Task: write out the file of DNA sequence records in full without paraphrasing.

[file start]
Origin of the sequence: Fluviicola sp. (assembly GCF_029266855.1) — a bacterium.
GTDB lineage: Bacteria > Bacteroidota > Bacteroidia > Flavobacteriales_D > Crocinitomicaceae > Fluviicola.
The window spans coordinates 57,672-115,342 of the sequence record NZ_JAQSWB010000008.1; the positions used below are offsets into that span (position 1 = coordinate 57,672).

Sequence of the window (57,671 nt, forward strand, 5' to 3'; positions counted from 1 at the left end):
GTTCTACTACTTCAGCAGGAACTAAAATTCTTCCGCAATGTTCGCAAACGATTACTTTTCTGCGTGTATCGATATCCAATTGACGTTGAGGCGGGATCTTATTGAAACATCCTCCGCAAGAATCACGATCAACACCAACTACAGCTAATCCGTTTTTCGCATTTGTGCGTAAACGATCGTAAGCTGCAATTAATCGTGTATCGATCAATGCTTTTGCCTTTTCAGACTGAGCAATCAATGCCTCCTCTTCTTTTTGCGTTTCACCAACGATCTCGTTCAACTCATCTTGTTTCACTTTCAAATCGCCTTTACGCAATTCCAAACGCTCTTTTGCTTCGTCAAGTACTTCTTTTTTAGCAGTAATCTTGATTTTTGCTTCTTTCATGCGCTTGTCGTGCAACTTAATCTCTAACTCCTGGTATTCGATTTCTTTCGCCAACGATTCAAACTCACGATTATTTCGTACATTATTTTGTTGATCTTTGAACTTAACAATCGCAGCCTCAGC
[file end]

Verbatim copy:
Origin of the sequence: Fluviicola sp. (assembly GCF_029266855.1) — a bacterium.
GTDB lineage: Bacteria > Bacteroidota > Bacteroidia > Flavobacteriales_D > Crocinitomicaceae > Fluviicola.
The window spans coordinates 57,672-115,342 of the sequence record NZ_JAQSWB010000008.1; the positions used below are offsets into that span (position 1 = coordinate 57,672).

Sequence of the window (57,671 nt, forward strand, 5' to 3'; positions counted from 1 at the left end):
GTTCTACTACTTCAGCAGGAACTAAAATTCTTCCGCAATGTTCGCAAACGATTACTTTTCTGCGTGTATCGATATCCAATTGACGTTGAGGCGGGATCTTATTGAAACATCCTCCGCAAGAATCACGATCAACACCAACTACAGCTAATCCGTTTTTCGCATTTGTGCGTAAACGATCGTAAGCTGCAATTAATCGTGTATCGATCAATGCTTTTGCCTTTTCAGACTGAGCAATCAATGCCTCCTCTTCTTTTTGCGTTTCACCAACGATCTCGTTCAACTCATCTTGTTTCACTTTCAAATCGCCTTTACGCAATTCCAAACGCTCTTTTGCTTCGTCAAGTACTTCTTTTTTAGCAGTAATCTTGATTTTTGCTTCTTTCATGCGCTTGTCGTGCAACTTAATCTCTAACTCCTGGTATTCGATTTCTTTCGCCAACGATTCAAACTCACGATTATTTCGTACATTATTTTGTTGATCTTTGAACTTAACAATCGCAGCCTCAGC